The following orders can be requested in your application for a DVRO, but will not be ordered until after a noticed hearing (meaning after the abuser has been served and provided with an opportunity to appear and respond at the return court hearing):

  • Child support
  •  Spousal support
  • Attorney’s fees and costs
  • Batterer Intervention Program


The evidentiary hearing is basically the return hearing date on your DVRO application. The judge will revisit your application, review any response filed, consider updates either through testimony or a further written declaration, hear from witnesses and receive exhibits relevant to the proceeding. Documentary evidence is not required, but extremely helpful to the judge in corroborating the allegations made.

Lack of documentary evidence should not deter you from seeking a DVRO if you need protection. The judge will hear, review and consider the facts on a case-by-case basis.

A “permanent” (until expiration or further order of the court) DVRO can be issued for a period of up to 5 years.


The process for requesting a DVRO or responding to one can be overwhelming and paperwork intensive. We are experienced in dealing with domestic violence issues and can help ease an already very stressful and scary process.

Contact us for a free, confidential phone consultation to discuss the process in further detail. We can also provide you with referrals to domestic violence shelters if needed.

Divorcing a Narcissist

By | Divorce | No Comments

Narcissism is a psychological disorder that can create an emotionally abusive and toxic environment and cause devastating effects on a marriage.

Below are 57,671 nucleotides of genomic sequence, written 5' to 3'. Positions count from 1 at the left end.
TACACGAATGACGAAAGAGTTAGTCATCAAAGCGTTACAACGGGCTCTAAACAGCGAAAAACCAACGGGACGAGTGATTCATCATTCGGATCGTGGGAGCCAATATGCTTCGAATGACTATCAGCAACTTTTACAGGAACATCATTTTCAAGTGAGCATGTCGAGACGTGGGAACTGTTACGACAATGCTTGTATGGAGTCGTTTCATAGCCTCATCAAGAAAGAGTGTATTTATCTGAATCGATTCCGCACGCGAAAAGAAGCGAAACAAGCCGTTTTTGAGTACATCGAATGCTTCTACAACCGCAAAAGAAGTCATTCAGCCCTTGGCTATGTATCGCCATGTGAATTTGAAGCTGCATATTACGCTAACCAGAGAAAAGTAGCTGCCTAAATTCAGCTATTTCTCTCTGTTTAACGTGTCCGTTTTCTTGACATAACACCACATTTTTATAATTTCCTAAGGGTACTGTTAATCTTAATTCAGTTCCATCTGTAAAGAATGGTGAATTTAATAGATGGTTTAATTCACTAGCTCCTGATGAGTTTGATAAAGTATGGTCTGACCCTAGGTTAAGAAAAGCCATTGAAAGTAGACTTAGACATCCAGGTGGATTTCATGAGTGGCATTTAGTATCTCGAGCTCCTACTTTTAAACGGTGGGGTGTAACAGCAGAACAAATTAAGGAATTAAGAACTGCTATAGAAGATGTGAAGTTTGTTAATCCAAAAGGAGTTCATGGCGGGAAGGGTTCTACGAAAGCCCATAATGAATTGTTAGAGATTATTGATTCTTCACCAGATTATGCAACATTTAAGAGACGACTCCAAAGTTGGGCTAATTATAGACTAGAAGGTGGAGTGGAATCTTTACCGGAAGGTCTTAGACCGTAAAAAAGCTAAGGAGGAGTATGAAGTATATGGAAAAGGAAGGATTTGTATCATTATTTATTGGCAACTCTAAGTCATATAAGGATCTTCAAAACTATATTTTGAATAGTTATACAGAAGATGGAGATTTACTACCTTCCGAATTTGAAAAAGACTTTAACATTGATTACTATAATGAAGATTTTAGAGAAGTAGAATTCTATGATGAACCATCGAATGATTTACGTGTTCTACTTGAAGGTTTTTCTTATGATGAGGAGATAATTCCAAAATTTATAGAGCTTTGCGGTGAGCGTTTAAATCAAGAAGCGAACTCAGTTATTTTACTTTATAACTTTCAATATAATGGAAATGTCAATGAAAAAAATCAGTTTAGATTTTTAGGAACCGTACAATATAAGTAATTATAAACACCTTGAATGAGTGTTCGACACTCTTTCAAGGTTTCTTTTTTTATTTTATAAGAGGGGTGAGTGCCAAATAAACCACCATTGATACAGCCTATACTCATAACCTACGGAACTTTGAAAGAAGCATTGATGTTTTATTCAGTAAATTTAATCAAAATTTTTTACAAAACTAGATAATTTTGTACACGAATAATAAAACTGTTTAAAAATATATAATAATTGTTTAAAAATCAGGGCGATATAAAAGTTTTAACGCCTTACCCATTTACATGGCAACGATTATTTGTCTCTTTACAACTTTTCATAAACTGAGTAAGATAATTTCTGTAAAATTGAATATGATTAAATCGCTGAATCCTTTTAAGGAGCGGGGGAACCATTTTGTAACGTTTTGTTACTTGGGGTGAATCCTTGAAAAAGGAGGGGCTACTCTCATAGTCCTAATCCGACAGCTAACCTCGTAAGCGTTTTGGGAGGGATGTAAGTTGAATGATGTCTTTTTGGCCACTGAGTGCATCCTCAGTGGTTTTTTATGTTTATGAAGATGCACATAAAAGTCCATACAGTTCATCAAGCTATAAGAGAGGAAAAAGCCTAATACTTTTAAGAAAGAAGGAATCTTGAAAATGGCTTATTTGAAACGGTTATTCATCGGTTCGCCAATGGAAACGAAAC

According to the American Psychiatric Association’s Diagnostic and Statistical Manual of Mental Disorders, narcissism is defined as a “pervasive pattern of grandiosity (in fantasy or behavior), need for admiration, and lack of empathy… as indicated by five (or more) of the following:

1.        Has a grandiose sense of self-importance.
2.        Is preoccupied with fantasies of unlimited success, power, brilliance, beauty, or ideal love.
3.        Believes that he or she is “special” and unique and can only be understood by, or should associate with, other special or high status people (or institutions).
4.        Requires excessive admiration.
5.        Has a sense of entitlement.
6.        Is interpersonally exploitative (i.e., takes advantage of others to achieve his or her own ends).
7.        Lacks empathy: is unwilling to recognize or identify with the feelings and needs of others.
8.        Is often envious of others or believes that others are envious of him or her.
9.        Shows arrogant, haughty behaviors or attitudes.”

Narcissist spouses believe their marriage revolves around them and expect their spouse to plan his or her life around their needs.

They are extremely controlling and manipulate situations to their advantage. Any indication of losing control makes them feel insecure, and they are prone to anger or violent outbursts when things do not go their way. Challenging their authority bruises their ego, so they become angry when met with opposition and are hypersensitive to criticism.

Abusive behavior also goes hand-in-hand with narcissists. While they may not always be physically violent, narcissists can be verbally and emotionally abusive as well as exceedingly controlling.

Because of the difficulty in curing narcissism (since narcissists do not believe they have a disorder), you can choose to remain in a marriage revolving around a narcissist’s needs and wants—or you can choose to divorce your narcissist spouse and take back control of your life.


What happens when you decide you no longer want to be married to a narcissistic spouse? The hopes of obtaining an amicable divorce are unfortunately slim to none because a narcissist will most likely make the divorce process as difficult and contentious as possible.

Because narcissists are self-centered and unable to empathize or accept responsibility, they will put the blame on the other spouse for their marital problems and will perceive themselves as the victim (even while bullying the other spouse). Since a narcissist believes he or she is never wrong—it will always be the other spouse’s fault or shortcoming as to why there has been a breakdown in the marriage.